Purchase this article with an account.
Gregory D Horwitz, E.J. Chichilnisky, Thomas D Albright; Luminance transients facilitate subsequent blue-yellow signals in individual macaque v1 neurons. Journal of Vision 2003;3(9):139. doi: 10.1167/3.9.139.
Download citation file:
© ARVO (1962-2015); The Authors (2016-present)
The responses of some V1 neurons change nearly linearly with cone contrast whereas other neurons respond non-linearly. We studied color-opponent V1 neurons using a novel reverse correlation procedure that permits identification and characterization of a wide class of non-linear neuron. Previously we reported that the responses of blue-yellow neurons were non-linear and could be modeled as the product of a full-wave rectified luminance signal and a half-wave rectified blue-yellow signal (Horwitz et al. 2002 Soc. Neurosci. Abs. 720.8). Here we consider the temporal relationship between these luminance and blue-yellow signals.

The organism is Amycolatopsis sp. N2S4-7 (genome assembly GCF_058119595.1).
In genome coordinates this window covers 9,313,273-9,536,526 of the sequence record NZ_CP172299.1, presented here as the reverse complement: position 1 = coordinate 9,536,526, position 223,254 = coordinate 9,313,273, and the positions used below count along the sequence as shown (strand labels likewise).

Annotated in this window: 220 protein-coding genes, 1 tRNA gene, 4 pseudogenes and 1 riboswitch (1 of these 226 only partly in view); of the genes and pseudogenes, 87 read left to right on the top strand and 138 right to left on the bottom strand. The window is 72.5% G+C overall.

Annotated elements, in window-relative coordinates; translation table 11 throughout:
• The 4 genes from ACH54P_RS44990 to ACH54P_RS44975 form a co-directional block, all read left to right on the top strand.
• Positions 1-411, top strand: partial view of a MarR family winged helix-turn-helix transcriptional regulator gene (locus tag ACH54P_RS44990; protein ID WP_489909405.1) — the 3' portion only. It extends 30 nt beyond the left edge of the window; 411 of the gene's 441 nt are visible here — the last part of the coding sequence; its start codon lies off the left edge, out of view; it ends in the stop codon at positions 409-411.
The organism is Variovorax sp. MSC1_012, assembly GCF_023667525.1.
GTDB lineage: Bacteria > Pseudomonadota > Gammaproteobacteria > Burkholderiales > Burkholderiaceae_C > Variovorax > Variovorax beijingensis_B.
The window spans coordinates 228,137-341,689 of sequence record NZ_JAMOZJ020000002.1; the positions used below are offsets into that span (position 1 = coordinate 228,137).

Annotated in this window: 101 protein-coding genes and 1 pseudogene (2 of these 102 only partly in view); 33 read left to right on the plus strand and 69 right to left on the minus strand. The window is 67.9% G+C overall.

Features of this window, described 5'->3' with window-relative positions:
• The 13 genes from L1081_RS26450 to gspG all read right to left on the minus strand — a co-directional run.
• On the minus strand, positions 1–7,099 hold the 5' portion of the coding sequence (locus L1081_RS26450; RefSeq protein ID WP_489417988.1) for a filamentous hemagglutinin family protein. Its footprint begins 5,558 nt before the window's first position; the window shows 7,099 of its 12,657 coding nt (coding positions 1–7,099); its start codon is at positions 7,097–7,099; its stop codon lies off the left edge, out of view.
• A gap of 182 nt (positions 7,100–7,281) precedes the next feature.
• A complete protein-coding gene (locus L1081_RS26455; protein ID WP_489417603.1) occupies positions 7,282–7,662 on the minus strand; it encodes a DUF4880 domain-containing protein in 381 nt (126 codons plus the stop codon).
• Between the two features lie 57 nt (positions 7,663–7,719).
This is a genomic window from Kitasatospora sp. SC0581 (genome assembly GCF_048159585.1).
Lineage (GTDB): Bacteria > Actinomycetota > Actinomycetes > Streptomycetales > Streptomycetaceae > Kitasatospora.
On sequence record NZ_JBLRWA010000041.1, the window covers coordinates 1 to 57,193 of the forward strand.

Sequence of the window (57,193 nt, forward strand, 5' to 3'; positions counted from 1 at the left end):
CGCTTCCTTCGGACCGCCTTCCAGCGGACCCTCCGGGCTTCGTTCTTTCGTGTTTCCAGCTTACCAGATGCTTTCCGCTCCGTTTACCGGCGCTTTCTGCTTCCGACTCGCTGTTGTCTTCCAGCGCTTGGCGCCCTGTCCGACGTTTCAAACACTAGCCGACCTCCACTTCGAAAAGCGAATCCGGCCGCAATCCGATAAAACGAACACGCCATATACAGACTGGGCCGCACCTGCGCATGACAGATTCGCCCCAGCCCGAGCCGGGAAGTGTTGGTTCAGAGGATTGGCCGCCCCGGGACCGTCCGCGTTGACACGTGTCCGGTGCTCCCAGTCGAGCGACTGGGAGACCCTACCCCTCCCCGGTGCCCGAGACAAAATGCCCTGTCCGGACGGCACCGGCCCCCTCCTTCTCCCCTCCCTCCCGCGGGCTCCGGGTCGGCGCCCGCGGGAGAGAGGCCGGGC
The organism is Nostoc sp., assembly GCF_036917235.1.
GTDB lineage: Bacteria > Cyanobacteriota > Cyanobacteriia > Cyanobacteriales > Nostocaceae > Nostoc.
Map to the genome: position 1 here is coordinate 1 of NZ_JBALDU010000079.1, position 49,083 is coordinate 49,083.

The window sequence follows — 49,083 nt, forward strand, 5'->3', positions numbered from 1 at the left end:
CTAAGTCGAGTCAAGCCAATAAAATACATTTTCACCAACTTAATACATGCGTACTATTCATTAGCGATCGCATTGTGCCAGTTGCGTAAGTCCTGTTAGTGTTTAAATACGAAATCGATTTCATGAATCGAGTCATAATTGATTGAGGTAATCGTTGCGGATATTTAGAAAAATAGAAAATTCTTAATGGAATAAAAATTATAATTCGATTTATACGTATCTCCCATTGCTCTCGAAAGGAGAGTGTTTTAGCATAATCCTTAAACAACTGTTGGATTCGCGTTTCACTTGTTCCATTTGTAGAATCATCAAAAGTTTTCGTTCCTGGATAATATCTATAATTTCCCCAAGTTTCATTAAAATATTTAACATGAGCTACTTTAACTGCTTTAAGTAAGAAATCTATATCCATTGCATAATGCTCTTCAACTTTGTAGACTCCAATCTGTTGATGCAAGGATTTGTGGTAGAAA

V1 neurons in awake, fixating monkeys were stimulated with randomly flickering colored checkerboard patterns. Stimuli preceding spikes were analyzed to assess stimulus selectivity. The average stimulus preceding a spike in blue-yellow neurons was, by definition, an increase in blue and a decrease in yellow. Principal components analysis on the ensemble of spike-triggered stimuli revealed a rectified luminance signal. Joint consideration of both response properties was consistent with a multiplicative interaction between luminance and blue-yellow inputs.
The luminance signal reached its maximum ∼10 ms before the blue-yellow signal. These results are consistent with the idea that luminance transients increase the response gain of blue-yellow V1 neurons after a brief delay. This enhancement may be related to psychophysical demonstrations that luminance transients facilitate color vision.
This PDF is available to Subscribers Only